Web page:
In a provocative, accessible, and compelling narrative, Fighting for a Hand to Hold challenges how systematic racism created the decades-long practice of separating children from their families during emergency medical evacuations, and how settler-colonialism and genocide are in the infrastructure of Canada’s healthcare system. [This] is an important book that defines and confronts racism in all its nefarious forms: colonial systems, implicit bias, hidden curricula, forced sterilizations, residential schools, epistemic racism, and exclusion. A wake-up call for governments and the medical community.

Jury members: Seyward Goodhand, Nilambri Ghai, Shannon Webb-Campbell

A. M. Klein Prize for Poetry

Sarah Venart for I Am the Big Heart

(Brick Books)

These are carefully made and deeply felt poems that enact a mind sifting through memory, pausing here and there to pick out the glinting details that will unsettle description into discovery. A vulnerable and moving account of what it means to love and give care to others. The poems offer deeply observant reflections on their surroundings and circumstance. They are filled with love, but also longing for what is lost, or perhaps exiled, in the act of attending to others. These poems capture both the gifts and frustrations born out of sacrifice. From start to finish, this collection is an absolute joy to read. These poems span a moving gamut of experience and I found myself returning to them for their wit, wisdom, and dexterous craft.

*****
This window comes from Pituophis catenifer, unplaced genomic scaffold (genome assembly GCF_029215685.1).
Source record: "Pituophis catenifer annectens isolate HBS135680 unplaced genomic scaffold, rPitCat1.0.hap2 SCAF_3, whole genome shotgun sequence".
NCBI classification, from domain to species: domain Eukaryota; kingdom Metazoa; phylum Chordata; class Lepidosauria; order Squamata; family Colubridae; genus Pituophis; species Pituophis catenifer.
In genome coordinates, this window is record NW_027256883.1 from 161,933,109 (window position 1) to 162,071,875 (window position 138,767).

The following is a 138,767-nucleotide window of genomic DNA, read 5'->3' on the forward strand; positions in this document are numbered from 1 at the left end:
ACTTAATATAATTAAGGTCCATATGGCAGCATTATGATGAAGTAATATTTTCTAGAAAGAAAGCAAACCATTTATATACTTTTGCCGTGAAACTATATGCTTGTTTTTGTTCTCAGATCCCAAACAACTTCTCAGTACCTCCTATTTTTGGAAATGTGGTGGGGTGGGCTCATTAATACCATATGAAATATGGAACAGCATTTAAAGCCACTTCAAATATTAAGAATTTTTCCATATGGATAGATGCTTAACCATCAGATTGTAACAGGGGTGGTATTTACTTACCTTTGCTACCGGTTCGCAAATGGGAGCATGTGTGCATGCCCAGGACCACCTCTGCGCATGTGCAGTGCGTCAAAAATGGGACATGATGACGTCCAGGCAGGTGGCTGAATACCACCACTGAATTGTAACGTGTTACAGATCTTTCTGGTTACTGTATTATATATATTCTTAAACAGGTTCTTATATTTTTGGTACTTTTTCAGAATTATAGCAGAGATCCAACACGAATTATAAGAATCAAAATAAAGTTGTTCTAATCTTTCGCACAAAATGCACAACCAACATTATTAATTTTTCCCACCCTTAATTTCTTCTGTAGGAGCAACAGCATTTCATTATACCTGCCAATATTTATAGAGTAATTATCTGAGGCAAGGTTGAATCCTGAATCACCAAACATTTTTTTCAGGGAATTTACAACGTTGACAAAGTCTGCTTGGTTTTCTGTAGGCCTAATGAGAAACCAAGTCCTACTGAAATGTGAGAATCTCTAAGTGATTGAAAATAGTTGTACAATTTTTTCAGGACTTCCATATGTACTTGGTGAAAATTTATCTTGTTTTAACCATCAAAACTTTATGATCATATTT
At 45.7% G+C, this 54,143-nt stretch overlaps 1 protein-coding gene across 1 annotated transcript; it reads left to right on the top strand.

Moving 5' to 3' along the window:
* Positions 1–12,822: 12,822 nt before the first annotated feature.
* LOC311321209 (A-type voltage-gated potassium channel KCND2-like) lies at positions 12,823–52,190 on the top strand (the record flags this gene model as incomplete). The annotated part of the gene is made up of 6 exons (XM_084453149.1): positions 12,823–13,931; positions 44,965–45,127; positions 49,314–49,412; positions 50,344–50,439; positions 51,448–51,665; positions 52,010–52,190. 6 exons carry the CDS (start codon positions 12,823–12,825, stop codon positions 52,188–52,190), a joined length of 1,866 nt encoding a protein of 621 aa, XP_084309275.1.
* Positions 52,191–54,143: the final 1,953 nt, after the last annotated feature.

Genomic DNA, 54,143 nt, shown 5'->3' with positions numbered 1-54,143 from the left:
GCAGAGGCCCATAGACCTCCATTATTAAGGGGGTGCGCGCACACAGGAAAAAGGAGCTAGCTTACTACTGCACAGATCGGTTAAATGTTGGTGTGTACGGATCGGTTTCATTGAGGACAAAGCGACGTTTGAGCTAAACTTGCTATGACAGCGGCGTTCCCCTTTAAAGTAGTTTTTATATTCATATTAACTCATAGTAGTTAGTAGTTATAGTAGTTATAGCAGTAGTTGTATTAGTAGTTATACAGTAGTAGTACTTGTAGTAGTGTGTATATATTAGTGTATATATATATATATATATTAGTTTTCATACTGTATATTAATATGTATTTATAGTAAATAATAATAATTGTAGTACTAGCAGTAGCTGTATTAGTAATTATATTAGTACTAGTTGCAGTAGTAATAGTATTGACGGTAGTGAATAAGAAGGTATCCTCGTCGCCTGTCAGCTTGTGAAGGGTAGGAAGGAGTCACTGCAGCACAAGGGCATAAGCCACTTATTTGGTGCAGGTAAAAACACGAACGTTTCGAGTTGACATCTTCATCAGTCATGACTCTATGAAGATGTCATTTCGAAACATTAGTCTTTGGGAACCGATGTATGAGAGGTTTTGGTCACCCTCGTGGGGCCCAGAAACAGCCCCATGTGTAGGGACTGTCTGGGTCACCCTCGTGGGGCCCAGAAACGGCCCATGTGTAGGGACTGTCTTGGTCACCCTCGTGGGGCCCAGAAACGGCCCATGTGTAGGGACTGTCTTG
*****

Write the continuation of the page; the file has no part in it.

Jury members: Gloria Macher, Nolan Natasha, Michael Prior

Mavis Gallant Prize for Non-fiction

Samir Shaheen-Hussain for Fighting for a Hand to Hold: Confronting Medical Colonialism against Indigenous Children in Canada

(McGill-Queen’s University Press)

In a carefully researched exposé, Shaheen-Hussain takes readers through the Canadian healthcare system and history and pulls back the curtain on the starring role played by Canada’s medical established order in preventable epidemics, in cruel medical experiments done on children, in forced sterilizations, in genocide, and in the ongoing oppression of Indigenous peoples. The book is well-documented, well-written in easy-to-read plain language with many down-to-earth, touching testimonies and case studies. The author, an activist fighting for equal and equitable medical care for young children against the heartless government bureaucracy and the powerful Minister of Health, provides the context to explain the inequalities in Quebec’s medical system. This book ought to be mandatory reading for anyone working in health care.

Jury members: William Dere, Ruth DyckFehderau, John Goddard